An imaginary number is a number whose square is negative. Every imaginary number can be written in the form ib where b is a real number and i is the imaginary unit, √-1, with the property that i 2 = -1. For example, √-16 is an imaginary number, since √-16 = √-1.√16 can be written as 4i.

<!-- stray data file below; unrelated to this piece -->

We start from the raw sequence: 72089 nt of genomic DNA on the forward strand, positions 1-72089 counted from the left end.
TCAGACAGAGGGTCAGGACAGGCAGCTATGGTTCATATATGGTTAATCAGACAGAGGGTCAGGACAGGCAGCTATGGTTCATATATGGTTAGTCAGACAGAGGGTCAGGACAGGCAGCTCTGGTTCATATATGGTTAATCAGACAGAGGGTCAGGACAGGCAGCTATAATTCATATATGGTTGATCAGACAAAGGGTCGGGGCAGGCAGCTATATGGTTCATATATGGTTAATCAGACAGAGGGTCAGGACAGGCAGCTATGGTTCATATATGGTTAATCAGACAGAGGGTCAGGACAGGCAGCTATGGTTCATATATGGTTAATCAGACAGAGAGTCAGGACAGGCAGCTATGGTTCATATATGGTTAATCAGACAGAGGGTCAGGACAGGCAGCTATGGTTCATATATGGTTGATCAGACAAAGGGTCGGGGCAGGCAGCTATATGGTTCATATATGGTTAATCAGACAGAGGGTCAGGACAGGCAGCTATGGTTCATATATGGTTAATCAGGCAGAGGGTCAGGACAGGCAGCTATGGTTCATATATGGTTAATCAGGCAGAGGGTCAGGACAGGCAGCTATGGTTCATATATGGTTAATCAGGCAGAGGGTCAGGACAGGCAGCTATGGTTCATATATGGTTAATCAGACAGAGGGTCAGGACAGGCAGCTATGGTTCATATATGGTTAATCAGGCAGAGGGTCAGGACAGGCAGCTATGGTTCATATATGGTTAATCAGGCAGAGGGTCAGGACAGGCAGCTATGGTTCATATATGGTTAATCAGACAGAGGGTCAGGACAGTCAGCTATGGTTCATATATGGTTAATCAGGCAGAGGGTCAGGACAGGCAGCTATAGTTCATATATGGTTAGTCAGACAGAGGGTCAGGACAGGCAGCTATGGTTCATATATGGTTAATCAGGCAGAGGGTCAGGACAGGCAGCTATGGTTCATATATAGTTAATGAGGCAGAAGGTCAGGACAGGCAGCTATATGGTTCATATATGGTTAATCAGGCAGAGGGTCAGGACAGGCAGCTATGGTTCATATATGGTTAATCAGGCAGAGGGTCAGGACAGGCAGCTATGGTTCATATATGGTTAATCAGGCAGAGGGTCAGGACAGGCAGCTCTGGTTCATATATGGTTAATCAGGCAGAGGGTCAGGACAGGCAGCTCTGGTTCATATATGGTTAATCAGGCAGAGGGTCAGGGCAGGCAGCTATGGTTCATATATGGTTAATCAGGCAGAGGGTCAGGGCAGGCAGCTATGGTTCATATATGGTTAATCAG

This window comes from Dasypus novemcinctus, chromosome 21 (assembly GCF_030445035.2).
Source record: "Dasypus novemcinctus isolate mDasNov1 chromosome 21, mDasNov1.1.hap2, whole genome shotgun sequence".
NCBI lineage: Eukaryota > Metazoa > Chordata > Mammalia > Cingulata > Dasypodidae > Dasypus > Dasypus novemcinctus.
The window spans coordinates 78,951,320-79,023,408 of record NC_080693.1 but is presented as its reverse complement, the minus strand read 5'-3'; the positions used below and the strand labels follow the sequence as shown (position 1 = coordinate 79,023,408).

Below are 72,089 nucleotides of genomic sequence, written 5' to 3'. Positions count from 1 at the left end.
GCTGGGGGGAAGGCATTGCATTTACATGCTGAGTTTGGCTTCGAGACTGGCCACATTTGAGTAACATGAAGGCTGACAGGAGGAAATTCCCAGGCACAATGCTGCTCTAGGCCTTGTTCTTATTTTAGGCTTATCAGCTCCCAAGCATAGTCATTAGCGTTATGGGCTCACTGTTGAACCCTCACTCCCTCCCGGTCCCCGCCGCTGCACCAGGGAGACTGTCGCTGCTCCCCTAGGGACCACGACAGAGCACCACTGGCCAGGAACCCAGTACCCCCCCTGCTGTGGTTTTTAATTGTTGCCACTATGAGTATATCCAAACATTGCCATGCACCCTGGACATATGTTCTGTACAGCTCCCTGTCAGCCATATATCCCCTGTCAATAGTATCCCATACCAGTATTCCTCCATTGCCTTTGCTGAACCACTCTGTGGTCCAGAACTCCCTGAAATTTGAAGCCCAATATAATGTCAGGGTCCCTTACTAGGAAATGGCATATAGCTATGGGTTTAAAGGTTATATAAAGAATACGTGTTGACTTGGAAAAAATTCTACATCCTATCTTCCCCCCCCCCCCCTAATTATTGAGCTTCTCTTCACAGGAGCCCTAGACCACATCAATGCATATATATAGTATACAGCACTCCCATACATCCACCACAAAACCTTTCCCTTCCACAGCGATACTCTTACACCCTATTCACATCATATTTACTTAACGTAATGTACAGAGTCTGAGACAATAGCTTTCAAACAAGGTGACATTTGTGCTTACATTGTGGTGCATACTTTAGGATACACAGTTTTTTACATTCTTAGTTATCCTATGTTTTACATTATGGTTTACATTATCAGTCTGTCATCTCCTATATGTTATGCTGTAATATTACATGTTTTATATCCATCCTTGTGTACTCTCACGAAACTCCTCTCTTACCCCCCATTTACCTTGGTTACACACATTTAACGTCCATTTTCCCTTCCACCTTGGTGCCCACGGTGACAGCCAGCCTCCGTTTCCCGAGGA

Imaginary numbers are complex numbers in which the real part is zero. In the representation of complex numbers on the complex plane (Argand diagram), imaginary numbers lie on the y-axis. The term "imaginary" is unfortunate because it suggests something that has less reality than a "real" number, which isn't the case.